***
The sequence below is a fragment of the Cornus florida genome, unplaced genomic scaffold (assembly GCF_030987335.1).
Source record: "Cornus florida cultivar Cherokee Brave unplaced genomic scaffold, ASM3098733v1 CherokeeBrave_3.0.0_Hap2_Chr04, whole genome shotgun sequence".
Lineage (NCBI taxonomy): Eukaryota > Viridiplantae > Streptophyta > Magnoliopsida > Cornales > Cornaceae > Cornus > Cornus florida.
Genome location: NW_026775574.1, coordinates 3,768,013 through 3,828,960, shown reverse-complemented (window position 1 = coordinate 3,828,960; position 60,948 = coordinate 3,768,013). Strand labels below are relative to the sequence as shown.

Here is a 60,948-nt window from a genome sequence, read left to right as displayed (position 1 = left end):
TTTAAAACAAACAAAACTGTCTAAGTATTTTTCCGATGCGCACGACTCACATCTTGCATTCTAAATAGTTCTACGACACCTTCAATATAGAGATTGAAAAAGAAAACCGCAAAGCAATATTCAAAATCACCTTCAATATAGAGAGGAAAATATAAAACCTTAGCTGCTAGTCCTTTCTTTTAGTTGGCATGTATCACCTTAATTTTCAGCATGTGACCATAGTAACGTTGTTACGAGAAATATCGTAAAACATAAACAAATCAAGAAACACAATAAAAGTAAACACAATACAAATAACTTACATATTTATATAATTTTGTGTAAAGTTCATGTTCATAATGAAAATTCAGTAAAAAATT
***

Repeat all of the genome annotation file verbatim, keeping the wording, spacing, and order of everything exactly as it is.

The sequence below is a fragment of the Cornus florida genome, unplaced genomic scaffold (assembly GCF_030987335.1).
Source record: "Cornus florida cultivar Cherokee Brave unplaced genomic scaffold, ASM3098733v1 CherokeeBrave_3.0.0_Hap2_Chr04, whole genome shotgun sequence".
Lineage (NCBI taxonomy): Eukaryota > Viridiplantae > Streptophyta > Magnoliopsida > Cornales > Cornaceae > Cornus > Cornus florida.
Genome location: NW_026775574.1, coordinates 3,768,013 through 3,828,960, shown reverse-complemented (window position 1 = coordinate 3,828,960; position 60,948 = coordinate 3,768,013). Strand labels below are relative to the sequence as shown.

Here is a 60,948-nt window from a genome sequence, read left to right as displayed (position 1 = left end):
TTTAAAACAAACAAAACTGTCTAAGTATTTTTCCGATGCGCACGACTCACATCTTGCATTCTAAATAGTTCTACGACACCTTCAATATAGAGATTGAAAAAGAAAACCGCAAAGCAATATTCAAAATCACCTTCAATATAGAGAGGAAAATATAAAACCTTAGCTGCTAGTCCTTTCTTTTAGTTGGCATGTATCACCTTAATTTTCAGCATGTGACCATAGTAACGTTGTTACGAGAAATATCGTAAAACATAAACAAATCAAGAAACACAATAAAAGTAAACACAATACAAATAACTTACATATTTATATAATTTTGTGTAAAGTTCATGTTCATAATGAAAATTCAGTAAAAAATT